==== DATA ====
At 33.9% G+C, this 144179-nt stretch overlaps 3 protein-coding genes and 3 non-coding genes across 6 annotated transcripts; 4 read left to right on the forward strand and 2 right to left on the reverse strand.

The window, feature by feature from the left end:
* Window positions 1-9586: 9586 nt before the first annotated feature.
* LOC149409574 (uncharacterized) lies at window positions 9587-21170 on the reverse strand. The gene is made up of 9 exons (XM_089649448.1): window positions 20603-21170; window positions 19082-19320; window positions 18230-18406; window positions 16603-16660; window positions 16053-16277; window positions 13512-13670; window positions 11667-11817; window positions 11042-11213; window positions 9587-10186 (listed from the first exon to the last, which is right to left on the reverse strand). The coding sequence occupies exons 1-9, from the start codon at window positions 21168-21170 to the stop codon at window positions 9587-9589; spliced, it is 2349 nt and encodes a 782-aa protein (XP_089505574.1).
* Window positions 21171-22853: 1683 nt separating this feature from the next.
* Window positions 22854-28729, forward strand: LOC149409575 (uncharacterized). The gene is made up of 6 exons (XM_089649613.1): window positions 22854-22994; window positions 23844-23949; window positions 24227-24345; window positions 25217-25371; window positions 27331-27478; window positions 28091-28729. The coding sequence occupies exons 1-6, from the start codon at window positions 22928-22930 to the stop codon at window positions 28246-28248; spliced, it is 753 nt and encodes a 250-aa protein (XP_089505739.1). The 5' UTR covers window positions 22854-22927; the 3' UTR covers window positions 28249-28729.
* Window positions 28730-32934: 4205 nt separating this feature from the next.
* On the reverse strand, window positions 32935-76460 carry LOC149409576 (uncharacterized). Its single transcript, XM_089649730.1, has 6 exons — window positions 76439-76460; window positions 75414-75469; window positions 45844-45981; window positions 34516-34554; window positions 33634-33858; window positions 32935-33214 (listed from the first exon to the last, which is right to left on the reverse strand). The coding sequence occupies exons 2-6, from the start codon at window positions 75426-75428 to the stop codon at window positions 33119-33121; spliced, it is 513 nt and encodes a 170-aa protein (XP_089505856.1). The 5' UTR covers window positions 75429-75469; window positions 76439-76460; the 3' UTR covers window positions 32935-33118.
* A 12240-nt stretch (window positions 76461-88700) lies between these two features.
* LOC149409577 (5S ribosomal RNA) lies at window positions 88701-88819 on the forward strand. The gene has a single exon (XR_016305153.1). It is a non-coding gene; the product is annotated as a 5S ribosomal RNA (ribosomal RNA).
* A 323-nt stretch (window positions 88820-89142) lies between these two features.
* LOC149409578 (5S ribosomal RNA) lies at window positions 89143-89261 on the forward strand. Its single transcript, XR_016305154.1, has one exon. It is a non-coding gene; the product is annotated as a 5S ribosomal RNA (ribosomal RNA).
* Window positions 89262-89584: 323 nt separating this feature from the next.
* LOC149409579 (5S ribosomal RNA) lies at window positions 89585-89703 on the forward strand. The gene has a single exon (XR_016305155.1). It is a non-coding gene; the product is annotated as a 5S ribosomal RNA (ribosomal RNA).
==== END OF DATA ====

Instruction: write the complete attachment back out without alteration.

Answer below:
At 33.9% G+C, this 144179-nt stretch overlaps 3 protein-coding genes and 3 non-coding genes across 6 annotated transcripts; 4 read left to right on the forward strand and 2 right to left on the reverse strand.

The window, feature by feature from the left end:
* Window positions 1-9586: 9586 nt before the first annotated feature.
* LOC149409574 (uncharacterized) lies at window positions 9587-21170 on the reverse strand. The gene is made up of 9 exons (XM_089649448.1): window positions 20603-21170; window positions 19082-19320; window positions 18230-18406; window positions 16603-16660; window positions 16053-16277; window positions 13512-13670; window positions 11667-11817; window positions 11042-11213; window positions 9587-10186 (listed from the first exon to the last, which is right to left on the reverse strand). The coding sequence occupies exons 1-9, from the start codon at window positions 21168-21170 to the stop codon at window positions 9587-9589; spliced, it is 2349 nt and encodes a 782-aa protein (XP_089505574.1).
* Window positions 21171-22853: 1683 nt separating this feature from the next.
* Window positions 22854-28729, forward strand: LOC149409575 (uncharacterized). The gene is made up of 6 exons (XM_089649613.1): window positions 22854-22994; window positions 23844-23949; window positions 24227-24345; window positions 25217-25371; window positions 27331-27478; window positions 28091-28729. The coding sequence occupies exons 1-6, from the start codon at window positions 22928-22930 to the stop codon at window positions 28246-28248; spliced, it is 753 nt and encodes a 250-aa protein (XP_089505739.1). The 5' UTR covers window positions 22854-22927; the 3' UTR covers window positions 28249-28729.
* Window positions 28730-32934: 4205 nt separating this feature from the next.
* On the reverse strand, window positions 32935-76460 carry LOC149409576 (uncharacterized). Its single transcript, XM_089649730.1, has 6 exons — window positions 76439-76460; window positions 75414-75469; window positions 45844-45981; window positions 34516-34554; window positions 33634-33858; window positions 32935-33214 (listed from the first exon to the last, which is right to left on the reverse strand). The coding sequence occupies exons 2-6, from the start codon at window positions 75426-75428 to the stop codon at window positions 33119-33121; spliced, it is 513 nt and encodes a 170-aa protein (XP_089505856.1). The 5' UTR covers window positions 75429-75469; window positions 76439-76460; the 3' UTR covers window positions 32935-33118.
* A 12240-nt stretch (window positions 76461-88700) lies between these two features.
* LOC149409577 (5S ribosomal RNA) lies at window positions 88701-88819 on the forward strand. The gene has a single exon (XR_016305153.1). It is a non-coding gene; the product is annotated as a 5S ribosomal RNA (ribosomal RNA).
* A 323-nt stretch (window positions 88820-89142) lies between these two features.
* LOC149409578 (5S ribosomal RNA) lies at window positions 89143-89261 on the forward strand. Its single transcript, XR_016305154.1, has one exon. It is a non-coding gene; the product is annotated as a 5S ribosomal RNA (ribosomal RNA).
* Window positions 89262-89584: 323 nt separating this feature from the next.
* LOC149409579 (5S ribosomal RNA) lies at window positions 89585-89703 on the forward strand. The gene has a single exon (XR_016305155.1). It is a non-coding gene; the product is annotated as a 5S ribosomal RNA (ribosomal RNA).